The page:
- The Orioles did not put 1 of Lester's 13 two-strike fastballs in play and struck out 4 times against the pitch.
- Lester got 6 of his 7 strikeouts on pitches low in the strike zone. He kept the ball out of the middle of the zone vertically, with 92 of his 100 pitches judged by Inside Edge to be either up in the zone, down in the zone, or out of zone high or low.

How Tigers starter Justin Verlander beat the Mariners:
- He had a miss pct of 27.9 (2nd-best this season).
- His chase pct was 34.0 (2nd-best this season).
- He threw and offspeed pitch on his first pitch 34.5 pct of the time (2nd-most this season).
- His offspeed stuff set up his heater: 8 swings-and-misses (2nd-most this season) and 7 K (most this season) vs fastball.

Ubaldo Jiménez had a rough 3rd Inning. How rough?

- Allowed 1st career grand slam (Travis Ishikawa).
- Allowed as many earned runs (7) as he did in April and May combined.
- Had given up 7 ER in a start just twice in career prior to Saturday
- ERA rose from 1.83 to 2.33<>Through 3rd inning (not after)

Stephen Strasburg struck out 5 in 5 innings. His 53 strikeouts in his first 6 games are 3rd-most all-time.

Saturday’s Longest No-Hit Bids
Saturday was the 2nd day this season that 2 pitchers each took a no-hit bid into the 7th inning. The 1st was June 13, when Ted Lilly and Gavin Floyd did it in the same game. Randy Wells and Bruce Chen each made it through 6 full innings before allowing a hit leading off the 7th. Chen had been perfect through 6, which was the first time in 7 starts this season that he took a perfect game bid beyond the 1st inning. In all 6 of his previous starts, he allowed a hit in the 1st inning.

Rolling Rookie
How about the consideration for a rookie, with 3 weeks of major league experience to make the All-Star team? We’re not talking about Stephen Strasburg, but Indians rookie Carlos Santana, who ranked 2nd among the teams’ hitters in WAR. The catcher position for the American League, with injuries to multiple players of significance, is a bit on the depleted side, and there’s a vacancy for an Indian with Shin-Soo Choo headed to the disabled list. Santana was 0-for-3 Saturday, but his 2 walks gave him 17 in 21 games and kept his on-base percentage well above .400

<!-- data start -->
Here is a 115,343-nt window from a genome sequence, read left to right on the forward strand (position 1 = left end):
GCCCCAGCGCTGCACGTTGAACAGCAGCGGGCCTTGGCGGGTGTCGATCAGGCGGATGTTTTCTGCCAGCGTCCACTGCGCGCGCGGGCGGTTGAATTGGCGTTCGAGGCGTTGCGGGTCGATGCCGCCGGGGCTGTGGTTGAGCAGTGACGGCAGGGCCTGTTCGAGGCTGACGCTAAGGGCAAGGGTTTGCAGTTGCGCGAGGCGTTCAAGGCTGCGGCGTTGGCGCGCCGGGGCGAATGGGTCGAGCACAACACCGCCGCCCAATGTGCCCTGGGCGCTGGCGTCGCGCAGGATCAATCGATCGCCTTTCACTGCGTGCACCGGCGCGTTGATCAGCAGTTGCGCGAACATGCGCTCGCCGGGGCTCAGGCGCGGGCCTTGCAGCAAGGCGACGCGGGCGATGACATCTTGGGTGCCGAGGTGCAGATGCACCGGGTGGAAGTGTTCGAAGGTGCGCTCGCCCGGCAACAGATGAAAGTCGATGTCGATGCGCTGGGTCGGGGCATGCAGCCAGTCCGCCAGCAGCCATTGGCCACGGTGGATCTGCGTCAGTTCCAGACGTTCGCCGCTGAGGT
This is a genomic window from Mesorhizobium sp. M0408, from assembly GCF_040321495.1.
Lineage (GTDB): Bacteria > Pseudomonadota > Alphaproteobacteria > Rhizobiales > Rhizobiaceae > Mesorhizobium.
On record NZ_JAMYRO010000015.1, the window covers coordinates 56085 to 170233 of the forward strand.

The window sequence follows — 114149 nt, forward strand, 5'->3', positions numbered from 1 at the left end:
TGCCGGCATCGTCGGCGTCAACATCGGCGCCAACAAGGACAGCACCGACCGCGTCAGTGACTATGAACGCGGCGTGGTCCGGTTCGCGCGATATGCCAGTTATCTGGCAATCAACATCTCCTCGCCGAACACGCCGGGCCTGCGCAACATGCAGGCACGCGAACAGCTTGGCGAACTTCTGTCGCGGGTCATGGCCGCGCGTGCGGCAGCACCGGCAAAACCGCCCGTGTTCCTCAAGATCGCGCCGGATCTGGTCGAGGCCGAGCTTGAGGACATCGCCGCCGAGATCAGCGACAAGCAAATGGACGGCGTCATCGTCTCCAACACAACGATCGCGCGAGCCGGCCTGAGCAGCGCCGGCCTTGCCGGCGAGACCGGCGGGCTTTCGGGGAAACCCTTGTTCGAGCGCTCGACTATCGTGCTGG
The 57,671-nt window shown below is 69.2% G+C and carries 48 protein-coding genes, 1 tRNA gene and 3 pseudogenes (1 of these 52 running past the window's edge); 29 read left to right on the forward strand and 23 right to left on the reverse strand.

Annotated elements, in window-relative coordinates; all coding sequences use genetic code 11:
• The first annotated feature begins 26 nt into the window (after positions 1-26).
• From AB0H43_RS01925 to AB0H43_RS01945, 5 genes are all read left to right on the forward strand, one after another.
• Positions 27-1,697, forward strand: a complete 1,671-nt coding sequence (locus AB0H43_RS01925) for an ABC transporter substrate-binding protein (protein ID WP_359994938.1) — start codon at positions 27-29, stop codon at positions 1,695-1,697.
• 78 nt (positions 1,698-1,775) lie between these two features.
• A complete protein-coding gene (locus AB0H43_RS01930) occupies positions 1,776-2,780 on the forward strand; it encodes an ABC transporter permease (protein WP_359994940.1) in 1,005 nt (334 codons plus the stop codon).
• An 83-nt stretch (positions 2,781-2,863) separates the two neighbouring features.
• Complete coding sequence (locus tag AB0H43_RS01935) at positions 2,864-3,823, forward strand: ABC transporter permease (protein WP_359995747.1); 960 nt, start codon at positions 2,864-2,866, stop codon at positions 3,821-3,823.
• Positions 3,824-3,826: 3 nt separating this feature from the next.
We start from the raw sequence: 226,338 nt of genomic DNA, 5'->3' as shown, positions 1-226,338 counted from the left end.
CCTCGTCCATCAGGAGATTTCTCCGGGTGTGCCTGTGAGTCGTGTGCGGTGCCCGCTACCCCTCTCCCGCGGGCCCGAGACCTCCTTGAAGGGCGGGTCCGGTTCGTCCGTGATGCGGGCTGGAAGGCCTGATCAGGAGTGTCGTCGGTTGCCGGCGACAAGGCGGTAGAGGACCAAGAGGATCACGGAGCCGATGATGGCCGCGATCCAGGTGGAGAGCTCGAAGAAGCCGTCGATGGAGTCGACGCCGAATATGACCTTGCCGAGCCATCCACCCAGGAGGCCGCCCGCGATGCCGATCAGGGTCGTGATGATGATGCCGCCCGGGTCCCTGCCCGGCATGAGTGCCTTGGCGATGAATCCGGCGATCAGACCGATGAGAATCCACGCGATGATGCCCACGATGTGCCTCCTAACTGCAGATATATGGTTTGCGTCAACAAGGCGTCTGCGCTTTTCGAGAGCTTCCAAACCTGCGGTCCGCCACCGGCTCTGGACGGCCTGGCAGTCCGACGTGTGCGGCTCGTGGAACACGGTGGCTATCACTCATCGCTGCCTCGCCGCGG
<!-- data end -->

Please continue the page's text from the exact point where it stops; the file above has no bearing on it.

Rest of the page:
Managing similarity
Saturday was Diamondbacks manager Kirk Gibson’s 2nd game. In his 2nd game as a player, his team won, 14-1. Today in his 2nd game as manager, his team lost, 14-1.

Mike Leake has allowed a .529 (9-17) opp BA (league average: .314) on 1st pitches during his current 4-game losing streak.

Mark Teixeira has not had a hit against Toronto's right handed-pitchers (0/8). He is batting .111 when behind in the count (1/9), batting .000 when ahead in the count (0/5) and 2 of his 3 hits against Toronto in 2010 came off the 1st pitch of the at-bat.

1st Pitch: Who's hot in June?

June, 11, 2010
Quick Hits: The weather is heating up and so are the hitters. Here’s a look at a few players who are crushing the ball in the month of June.
  • Marlon Byrd is batting .516 (16-31) this month, raising his average on the season to .329.
  • Victor Martinez, who hit just .238 in April and .276 in May, is batting .486 in June.
  • Julio Borbon, who got off to a terribly slow start this season, is on fire in June, batting .467.
  • Carlos Pena already has 5 home runs this month, two more than he had in all of May and matching his total from April.
  • Josh Hamilton may be the month’s hottest hitter, he’s batting .436 with 4 home runs a league-leading 15 RBI.
Today’s Trivia: In what has already been a great week for rookies, top catching prospect Carlos Santana has been called up to make his debut for the Indians tonight. Who was the last Indian to win the rookie of the year award?

Today’s Leaderboard: Luke Gregerson and Mike Adams each pitched a perfect inning of relief in the Padres win in game one of their double header on Thursday. Gregerson and Adams lead the majors in perfect relief appearances of at least one inning.

Key Matchups: Jim Thome and Tim Hudson will likely face off for the first time since 2005 tonight. In his career against Hudson, Thome is batting .563 (9-16) with 4 home runs, 9 RBI and 2.057 OPS.

David Ortiz is slumping again, batting .037 with 0 home runs in his last 8 games. Maybe facing Jamie Moyer will wake him up again. Ortiz is batting .361 with 5 home runs against Moyer. The only pitcher which Ortiz has taken deep more often is Roy Halladay (6 home runs).

Trivia Answer: Current Indians first base coach Sandy Alomar Jr. won the award in 1990, in what turned out to be a great rookie class. Among others receiving votes: Kevin Appier, John Olerud, Travis Fryman and Robin Ventura.

BP: Filling five problematic positions

April, 21, 2010